Bush’s Chickens Come Home to Roost

The Russian invasion of Georgia and the inability of the United States, NATO, the United Nations — not to mention Georgia itself — to do anything about it has cast into sharp relief one of the most disturbing consequences of recent American policy in the world. Having focused obsessively on the threat of terrorism — and not simply on terrorism, but terrorism conducted by radical Islamic fundamentalist groups such as al-Qaeda, the United States and the administration of George Bush have de facto ignored a series of other pressing global issues. It’s been said that governments and countries fight the last war; in the case of the Bush administration, we’ve fought the last war several times over, with strategic incompetence. As a result, our future security has been seriously jeopardized.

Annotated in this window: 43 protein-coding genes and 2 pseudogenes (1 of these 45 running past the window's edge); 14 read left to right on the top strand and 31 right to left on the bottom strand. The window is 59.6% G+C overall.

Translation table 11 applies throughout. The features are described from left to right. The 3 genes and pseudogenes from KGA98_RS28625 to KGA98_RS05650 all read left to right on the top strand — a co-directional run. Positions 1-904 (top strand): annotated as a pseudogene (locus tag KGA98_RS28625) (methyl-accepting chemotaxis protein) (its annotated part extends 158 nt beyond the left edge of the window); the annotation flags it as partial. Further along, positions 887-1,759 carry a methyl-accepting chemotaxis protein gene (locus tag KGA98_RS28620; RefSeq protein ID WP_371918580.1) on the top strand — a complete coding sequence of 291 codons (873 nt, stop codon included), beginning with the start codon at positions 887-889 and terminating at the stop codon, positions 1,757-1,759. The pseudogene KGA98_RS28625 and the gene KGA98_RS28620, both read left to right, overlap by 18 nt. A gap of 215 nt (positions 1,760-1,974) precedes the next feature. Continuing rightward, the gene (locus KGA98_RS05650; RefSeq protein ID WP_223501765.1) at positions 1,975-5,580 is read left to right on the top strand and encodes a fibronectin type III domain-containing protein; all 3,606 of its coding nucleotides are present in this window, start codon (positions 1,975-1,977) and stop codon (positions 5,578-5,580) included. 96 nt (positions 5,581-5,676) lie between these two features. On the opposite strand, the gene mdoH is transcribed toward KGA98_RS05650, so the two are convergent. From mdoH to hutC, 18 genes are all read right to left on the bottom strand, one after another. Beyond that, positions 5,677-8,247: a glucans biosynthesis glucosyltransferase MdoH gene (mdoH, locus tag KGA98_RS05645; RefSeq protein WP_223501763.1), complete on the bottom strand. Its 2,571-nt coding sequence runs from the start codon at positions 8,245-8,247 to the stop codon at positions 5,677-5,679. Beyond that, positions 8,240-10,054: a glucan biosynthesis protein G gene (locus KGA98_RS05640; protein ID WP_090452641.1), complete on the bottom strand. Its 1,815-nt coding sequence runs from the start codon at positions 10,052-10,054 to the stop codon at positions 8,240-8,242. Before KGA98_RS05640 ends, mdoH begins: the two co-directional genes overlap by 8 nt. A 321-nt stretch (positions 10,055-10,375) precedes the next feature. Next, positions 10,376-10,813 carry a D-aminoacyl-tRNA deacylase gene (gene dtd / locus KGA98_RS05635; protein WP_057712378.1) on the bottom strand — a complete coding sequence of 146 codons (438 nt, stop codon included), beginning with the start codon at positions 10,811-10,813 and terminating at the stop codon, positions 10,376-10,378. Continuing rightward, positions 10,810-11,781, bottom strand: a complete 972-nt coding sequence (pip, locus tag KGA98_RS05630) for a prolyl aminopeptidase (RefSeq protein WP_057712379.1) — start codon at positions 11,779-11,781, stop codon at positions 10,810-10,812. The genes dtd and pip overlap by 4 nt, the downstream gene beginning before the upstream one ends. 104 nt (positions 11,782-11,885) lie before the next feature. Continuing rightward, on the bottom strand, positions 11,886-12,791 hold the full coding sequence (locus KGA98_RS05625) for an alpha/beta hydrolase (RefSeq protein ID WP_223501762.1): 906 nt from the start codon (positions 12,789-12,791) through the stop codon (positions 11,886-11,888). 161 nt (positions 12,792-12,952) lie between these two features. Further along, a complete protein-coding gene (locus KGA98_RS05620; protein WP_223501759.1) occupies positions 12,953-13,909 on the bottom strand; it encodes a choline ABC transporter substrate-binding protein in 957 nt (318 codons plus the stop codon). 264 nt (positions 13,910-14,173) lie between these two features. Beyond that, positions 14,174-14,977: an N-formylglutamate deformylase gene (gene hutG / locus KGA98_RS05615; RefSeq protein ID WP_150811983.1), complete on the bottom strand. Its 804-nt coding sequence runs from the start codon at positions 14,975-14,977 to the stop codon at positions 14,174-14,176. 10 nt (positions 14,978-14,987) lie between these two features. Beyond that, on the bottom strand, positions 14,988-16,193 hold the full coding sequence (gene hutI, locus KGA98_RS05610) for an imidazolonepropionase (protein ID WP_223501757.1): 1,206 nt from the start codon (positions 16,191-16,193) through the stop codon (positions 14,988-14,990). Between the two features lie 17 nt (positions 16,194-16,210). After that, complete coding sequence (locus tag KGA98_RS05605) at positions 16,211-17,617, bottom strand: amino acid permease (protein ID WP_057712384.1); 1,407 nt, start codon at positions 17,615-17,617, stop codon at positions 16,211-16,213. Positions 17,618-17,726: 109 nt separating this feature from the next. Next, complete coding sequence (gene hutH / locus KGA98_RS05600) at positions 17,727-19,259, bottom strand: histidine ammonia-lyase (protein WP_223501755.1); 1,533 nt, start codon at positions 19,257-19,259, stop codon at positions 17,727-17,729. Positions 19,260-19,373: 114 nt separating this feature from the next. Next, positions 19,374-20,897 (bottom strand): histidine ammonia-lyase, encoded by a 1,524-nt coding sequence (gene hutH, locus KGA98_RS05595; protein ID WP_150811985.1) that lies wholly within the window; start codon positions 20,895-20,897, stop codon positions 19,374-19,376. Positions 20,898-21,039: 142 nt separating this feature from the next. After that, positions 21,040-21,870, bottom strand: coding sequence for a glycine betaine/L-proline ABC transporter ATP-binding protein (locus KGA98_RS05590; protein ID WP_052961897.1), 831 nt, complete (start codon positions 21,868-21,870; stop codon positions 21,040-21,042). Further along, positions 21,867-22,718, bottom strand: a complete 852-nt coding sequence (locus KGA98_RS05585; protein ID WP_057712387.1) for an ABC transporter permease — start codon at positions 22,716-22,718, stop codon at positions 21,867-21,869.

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Ports Post-Mortem

The Dubai deal is dead, and few are sorry to see it end this way. In fact, there hasn’t been this much bipartisanship since the Era of Good Feelings nearly two hundred years ago. The Republicans in the Senate and the House, led by the likes of Rep. Peter King (R- New York), have asserted their independence from an increasingly unpopular president, and the Democrats have managed simultaneously to reconnect with their populist base and seem more stringent on national security. Polls show that upwards of 70% of the American public either strongly opposed or somewhat opposed the takeover, and with the capitulation of the company, there has been no dearth of back-patting, from Capitol Hill to the blogsphere.

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